This article appeared in the Dallas Voice print edition August 9, 2011.

—  Kevin Thomas

Guest Column: The freedom to marry is denied to Ben & Danny on Valentine’s Day

Note from Lurleen: On Valentine’s Day 2011 Ben Crowther and Danny Canham joined dozens of other LGBT couples in over 13 states taking part in GetEqual’s direct action “drawing attention to the fact that loving couples – some of whom have been together for decades – are still living as second-class citizens without the right to marry.”  I asked Ben and Danny to describe their experience and they kindly agreed.  Here is their story in their own words.


On Valentine’s Day, two students marched down to the local courthouse in Bellingham, WA and demanded they be given a marriage license. As expected, they were denied and turned away, but not without giving bystanders a show first.

As the Washington State Co-Lead of GetEQUAL, Ben Crowther started hearing about Valentine’s Day protests several weeks ago. The stories and plans of other activists from around the country and the energy, passion, and creativity he heard from them inspired him to organize an event where he lives in Washington. The night before the action was to take place, he asked who among his friends wanted to try and marry him the next day.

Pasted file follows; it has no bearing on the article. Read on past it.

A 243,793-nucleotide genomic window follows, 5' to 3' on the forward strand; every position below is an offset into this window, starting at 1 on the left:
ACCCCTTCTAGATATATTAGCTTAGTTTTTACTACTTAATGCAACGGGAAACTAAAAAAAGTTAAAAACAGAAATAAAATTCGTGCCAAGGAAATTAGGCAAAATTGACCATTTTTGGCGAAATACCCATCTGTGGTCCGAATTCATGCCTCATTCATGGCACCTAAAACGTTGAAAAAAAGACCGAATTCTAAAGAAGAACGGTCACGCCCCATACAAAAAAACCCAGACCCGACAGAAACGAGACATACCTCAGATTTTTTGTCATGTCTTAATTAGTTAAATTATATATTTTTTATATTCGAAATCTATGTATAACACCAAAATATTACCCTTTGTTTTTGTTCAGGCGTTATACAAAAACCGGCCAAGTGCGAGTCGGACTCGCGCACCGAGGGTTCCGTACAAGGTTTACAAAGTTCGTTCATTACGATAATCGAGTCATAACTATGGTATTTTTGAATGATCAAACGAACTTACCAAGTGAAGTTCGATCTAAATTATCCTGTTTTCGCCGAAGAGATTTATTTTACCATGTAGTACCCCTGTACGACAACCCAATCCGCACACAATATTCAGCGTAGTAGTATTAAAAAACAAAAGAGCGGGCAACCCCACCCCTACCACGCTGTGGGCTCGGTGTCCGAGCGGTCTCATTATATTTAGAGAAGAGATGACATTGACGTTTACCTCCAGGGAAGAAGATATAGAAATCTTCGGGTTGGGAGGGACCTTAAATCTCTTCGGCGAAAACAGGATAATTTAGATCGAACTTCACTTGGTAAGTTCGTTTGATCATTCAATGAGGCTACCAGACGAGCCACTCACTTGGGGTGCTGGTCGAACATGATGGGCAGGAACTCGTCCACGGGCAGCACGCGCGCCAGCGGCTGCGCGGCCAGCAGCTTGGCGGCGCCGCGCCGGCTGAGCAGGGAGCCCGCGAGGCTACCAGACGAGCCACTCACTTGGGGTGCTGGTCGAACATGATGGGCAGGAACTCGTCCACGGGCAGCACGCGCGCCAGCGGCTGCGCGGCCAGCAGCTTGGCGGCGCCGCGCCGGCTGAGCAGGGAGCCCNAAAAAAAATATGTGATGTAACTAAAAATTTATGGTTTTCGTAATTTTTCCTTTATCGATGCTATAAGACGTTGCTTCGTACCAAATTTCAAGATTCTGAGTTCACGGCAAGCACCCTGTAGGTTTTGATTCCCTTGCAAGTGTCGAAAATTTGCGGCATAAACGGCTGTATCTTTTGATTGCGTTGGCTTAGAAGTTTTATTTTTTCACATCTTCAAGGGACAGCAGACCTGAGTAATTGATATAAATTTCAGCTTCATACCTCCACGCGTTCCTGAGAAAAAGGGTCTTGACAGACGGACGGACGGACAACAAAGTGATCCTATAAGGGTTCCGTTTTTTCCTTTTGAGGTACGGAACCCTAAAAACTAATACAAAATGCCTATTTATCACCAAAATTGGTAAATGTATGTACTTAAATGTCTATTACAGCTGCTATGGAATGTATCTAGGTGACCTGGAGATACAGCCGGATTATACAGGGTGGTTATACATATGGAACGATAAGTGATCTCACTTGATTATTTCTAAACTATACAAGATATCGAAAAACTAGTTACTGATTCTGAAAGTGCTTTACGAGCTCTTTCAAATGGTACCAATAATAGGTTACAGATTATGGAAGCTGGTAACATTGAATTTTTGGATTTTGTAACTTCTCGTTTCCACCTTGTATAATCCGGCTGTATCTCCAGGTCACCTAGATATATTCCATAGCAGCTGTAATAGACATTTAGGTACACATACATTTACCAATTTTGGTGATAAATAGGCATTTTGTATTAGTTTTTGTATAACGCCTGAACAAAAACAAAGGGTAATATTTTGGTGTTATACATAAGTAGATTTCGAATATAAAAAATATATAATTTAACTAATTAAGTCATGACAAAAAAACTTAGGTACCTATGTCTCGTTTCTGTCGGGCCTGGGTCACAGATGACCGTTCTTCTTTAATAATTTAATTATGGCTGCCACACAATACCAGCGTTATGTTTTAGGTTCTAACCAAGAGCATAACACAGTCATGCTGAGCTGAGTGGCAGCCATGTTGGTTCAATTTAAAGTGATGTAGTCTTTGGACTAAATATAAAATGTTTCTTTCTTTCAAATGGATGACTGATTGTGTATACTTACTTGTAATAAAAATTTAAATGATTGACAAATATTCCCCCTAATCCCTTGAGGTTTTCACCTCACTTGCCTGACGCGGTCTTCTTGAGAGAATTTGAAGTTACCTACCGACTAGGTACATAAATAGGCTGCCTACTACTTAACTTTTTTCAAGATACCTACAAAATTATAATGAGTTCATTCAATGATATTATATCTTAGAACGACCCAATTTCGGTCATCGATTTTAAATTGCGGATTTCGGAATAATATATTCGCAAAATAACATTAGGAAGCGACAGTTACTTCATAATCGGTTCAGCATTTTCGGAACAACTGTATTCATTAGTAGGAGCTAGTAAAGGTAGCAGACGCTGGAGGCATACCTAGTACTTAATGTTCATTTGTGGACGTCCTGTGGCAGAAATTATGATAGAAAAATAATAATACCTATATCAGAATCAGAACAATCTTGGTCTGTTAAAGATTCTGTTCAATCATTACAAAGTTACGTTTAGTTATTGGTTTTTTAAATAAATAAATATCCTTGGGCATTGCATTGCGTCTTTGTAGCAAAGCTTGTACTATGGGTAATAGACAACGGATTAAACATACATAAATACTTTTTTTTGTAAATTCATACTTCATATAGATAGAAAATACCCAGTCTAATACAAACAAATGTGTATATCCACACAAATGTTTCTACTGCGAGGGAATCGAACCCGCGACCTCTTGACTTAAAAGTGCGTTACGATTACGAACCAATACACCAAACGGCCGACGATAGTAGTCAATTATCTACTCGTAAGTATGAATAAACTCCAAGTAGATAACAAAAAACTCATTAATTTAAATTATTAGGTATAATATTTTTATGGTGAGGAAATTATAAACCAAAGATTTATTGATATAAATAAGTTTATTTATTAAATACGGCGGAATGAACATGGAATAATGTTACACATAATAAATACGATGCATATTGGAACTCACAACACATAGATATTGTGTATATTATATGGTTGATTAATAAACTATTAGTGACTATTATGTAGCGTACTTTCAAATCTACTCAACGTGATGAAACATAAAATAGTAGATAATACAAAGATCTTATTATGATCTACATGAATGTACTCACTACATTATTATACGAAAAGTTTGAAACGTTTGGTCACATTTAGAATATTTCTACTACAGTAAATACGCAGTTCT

His friend, Danny Canham, volunteered to be his partner in crime. While Danny doesn’t view marriage as a necessity for equality or something that should be aspired to, actions for equality are still actions for equality. No matter the cause, even if one doesn’t believe in marriage equality specifically this was an action worth participating in.
While neither intends to get married in the near future, they want the opportunity for this to be available in the future. Additionally, institutional inequality is inherently damaging because it establishes a system wherein some identities are designated as inferior.

That afternoon, Ben and Danny met to plan their action. Together they filled out their application for a marriage license. As they reviewed the application, Ben noticed the gendered language of the form and quickly decided to correct it so the form read “male” and “fe male.” They alerted their friends and reporters from the campus newspaper and within an hour were headed to the courthouse.